Is there an onload event for input elements?

Is it possible to trigger a Javascript script, when an input element or any other html element is rendered. This script should be triggered from within the html tag, so that we should be able to pass 'this' to the js function.



No, there is no such event.

However, a <script> tag placed directly after the HTML element would have a similar effect: It would be executed directly after the element has been rendered:

<input type="text" id="input123" value="Hello World!">

alert("Input123 is now ready:"+document.getElementById("input123).value);

In most cases, however, it is best to use the document-wide load (or DOMReady, or jQuery's .ready()) to start any script operations. The DOM will be fully ready then.


A way to simulate such an event is to create a custom data-* atttribute (HTML-5 valid) and use that as a selector. Then in the main javascript code, you can add a selector for anything which has this specific data-XXX attribute and evaluate the javascript code inside.

Example HTML code:

<div data-onload="sampleFunction('param1', 2)"></div>

Example Javascript code (using jQuery). It is also possible to use normal DOM to find elements with this attribute.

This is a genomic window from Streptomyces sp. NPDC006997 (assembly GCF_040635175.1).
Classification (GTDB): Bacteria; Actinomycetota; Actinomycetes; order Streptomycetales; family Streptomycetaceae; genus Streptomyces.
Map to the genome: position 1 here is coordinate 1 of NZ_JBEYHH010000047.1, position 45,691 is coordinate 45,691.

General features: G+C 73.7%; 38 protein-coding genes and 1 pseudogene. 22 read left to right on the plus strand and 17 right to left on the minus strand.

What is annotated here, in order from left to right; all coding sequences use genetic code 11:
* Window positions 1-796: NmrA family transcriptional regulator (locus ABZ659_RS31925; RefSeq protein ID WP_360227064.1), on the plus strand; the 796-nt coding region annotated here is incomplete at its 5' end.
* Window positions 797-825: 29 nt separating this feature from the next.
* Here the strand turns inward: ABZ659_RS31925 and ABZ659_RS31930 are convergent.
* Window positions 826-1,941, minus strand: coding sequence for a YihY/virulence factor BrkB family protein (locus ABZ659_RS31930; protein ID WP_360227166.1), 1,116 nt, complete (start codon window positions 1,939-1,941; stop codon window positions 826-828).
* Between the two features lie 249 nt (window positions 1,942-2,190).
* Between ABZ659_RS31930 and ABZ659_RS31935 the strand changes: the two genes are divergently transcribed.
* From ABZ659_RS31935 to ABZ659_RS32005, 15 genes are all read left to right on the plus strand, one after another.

/* Find any element which has a 'data-onload' function and load that to simulate an onload. */

This works well. I actually use it in production.


No. However, any script placed after the markup of the input element, will be run with the input element available because it is parsed before the script. So, if this was all in the body:

<input id="a">

That would all work anyway.


I have an input element that gets dynamically added to the document and needs to get initialized.

It's not perfect, but here's a way to initialize the widget the first time the input is used:

<input onfocus="initwidget(this)">

No this is not possible. You could however use jQuery + $(document).ready(function) to modify any input field you want right after the page has finished loading.


No, there is not. Just run your code from the document "ready" handler, or use something like jQuery to give you a way to run code at "ready" (which is when the DOM is complete but images may not have loaded).


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